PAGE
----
October is officially dedicated to raising awareness of breast cancer. Bright pink athletic gear, pink-tinted yogurt containers, and pink-lit buildings broadcast support for those living with breast cancer and those attempting to cure it. As with any good campaign, there are also catchy slogans accompanying the pinking of our surroundings. “Big or Small, Save Them All” is just one of the ditties designed to get us thinking about a disease that killed an estimated 40,000 persons last year.
Since being diagnosed with breast cancer almost four years ago, I’ve had a complicated relationship with popular ways of framing of the fight against breast cancer. Leaving the critiques of the movement’s pink hew to others* I’m interested in how raising awareness has only just started to include information about the most aggressive forms of breast cancer and the stories that accompany them.
By now most of us know something about what I call the breast cancer drill: You find a lump in your breast; you get a mammogram, you’re told the awful news of having breast cancer; you suffer through the trauma of surgery, chemo, and radiation. Then best case scenario you move into remission.
This familiarity with the breast cancer drill was at the heart of my disorientation with my own breast cancer diagnosis. My back broke—not once, but twice—and a biopsy on my back discovered I had . . . stage IV breast cancer?
I’m a woman with breast cancer. The problem is that my path to diagnosis and treatment bears little resemblance to the breast cancer drill many of us know so well. I found no lump; the mammograms I had revealed no tumor; I had no breast surgery, no chemo that led to loss of hair. What does it mean to have breast cancer in a way that differs so drastically from the dominant breast cancer narrative?
In the few years since my cancer diagnosis, I’ve had more conversations about the sad parts of life than I have in all my years before the diagnosis combined. Sharing my own story with others, especially in the form of a book, has provided avenues for others to share their own struggles and grief with me.
After reading my book, a friend shared with me some of her struggles with mental illness. She then asked whether I feel burdened by the frequent conversations about my own—and others’—pain. While I wish we all had much less sorrow in our lives, I’m keenly aware that’s not the case. Talking about the tough stuff simply is what life is about these days. And recently I’ve even come to see it as my new vocation.
In contemporary conversations about vocation, we often talk about finding or choosing a vocation. We take strength-finder inventories; we envision where we’d like to be in ten years and what we need to do to get there. Much reflection on vocation in the past, however, has characterized vocation as something given to us, even when we’d prefer to be doing something else.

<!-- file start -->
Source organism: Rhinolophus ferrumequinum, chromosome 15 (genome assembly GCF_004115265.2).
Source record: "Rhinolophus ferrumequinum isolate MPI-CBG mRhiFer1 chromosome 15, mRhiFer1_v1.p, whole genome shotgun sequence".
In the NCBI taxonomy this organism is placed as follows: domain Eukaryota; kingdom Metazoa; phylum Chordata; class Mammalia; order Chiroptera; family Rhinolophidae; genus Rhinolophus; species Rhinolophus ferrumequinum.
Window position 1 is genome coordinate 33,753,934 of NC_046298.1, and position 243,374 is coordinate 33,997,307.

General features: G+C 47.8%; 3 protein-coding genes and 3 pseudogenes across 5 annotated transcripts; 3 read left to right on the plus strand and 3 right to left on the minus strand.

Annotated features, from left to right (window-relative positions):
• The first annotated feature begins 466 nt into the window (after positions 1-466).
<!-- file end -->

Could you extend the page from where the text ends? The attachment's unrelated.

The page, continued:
I was never a big fan of Christopher Hitchens’ take on religion. A self-described antitheist, Hitchens took great pleasure in mocking God, religion, and people of faith. While there are many valid critiques of religion out there, Hitchens’ attacks seemed designed to get a rise out of his readers rather than to add any new insight to the debate.
Even though I wasn’t a fan of Hitchens’ views on religion, I’ve become a fan of the man. After he was diagnosed with esophageal cancer in 2010, Hitchens began writing about his life refracted through this new lens. The cancer did not let up, and he died at the end of last year. But his words live on, particularly in a posthumously-published book entitled, Mortality, a collection of his Vanity Fair essays on the challenges of “living dyingly” with cancer.
I didn’t find a soft spot for this man simply because we have a stage IV cancer diagnosis in common. I became a fan of his writing because I think it’s worthwhile to talk about cancer in ways that do more good and less harm.
In his essay entitled “Miss Manners and the Big C,” Hitchens makes clear why more conversations on how to talk about cancer are necessary. He points to the need for better manners by those whose insensitive comments about life with cancer leave their mark.
Almost exactly three years ago I was given a most amazing gift. On an exquisite fall day, my family and I were lured to a friend’s home and given a quilt sewn together by dozens of friends and family members. Over the past 3 ½ years, we’ve been overwhelmed by many meaningful gifts bestowed on us in response to my illness. But this one takes the cake.
The friend who came up with the idea of a quilt told us that back when I was at my sickest, she had a vision of creating a quilt for us. She considered this vision her marching orders and used the entries on my Caring Bridge site to make contact with our friends and family about participating in making a quilt.
Mailing fabric, dropping off squares at various locations, even meeting prospective sewers clandestinely in coffee shops, our friend recruited a small army of sewers to help make her vision a reality.
During the summer I moved into remission, sewers sent completed squares back to our friend. A quilting frame went up in her living room, and unbeknownst to us, her family hosted quilting nights where our friends and family gathered to stitch this quilt together.
On that gorgeous fall day three years ago, our family was rendered speechless by this gift and the deep love radiating from our dear friends and family who had gathered to stitch it together for us.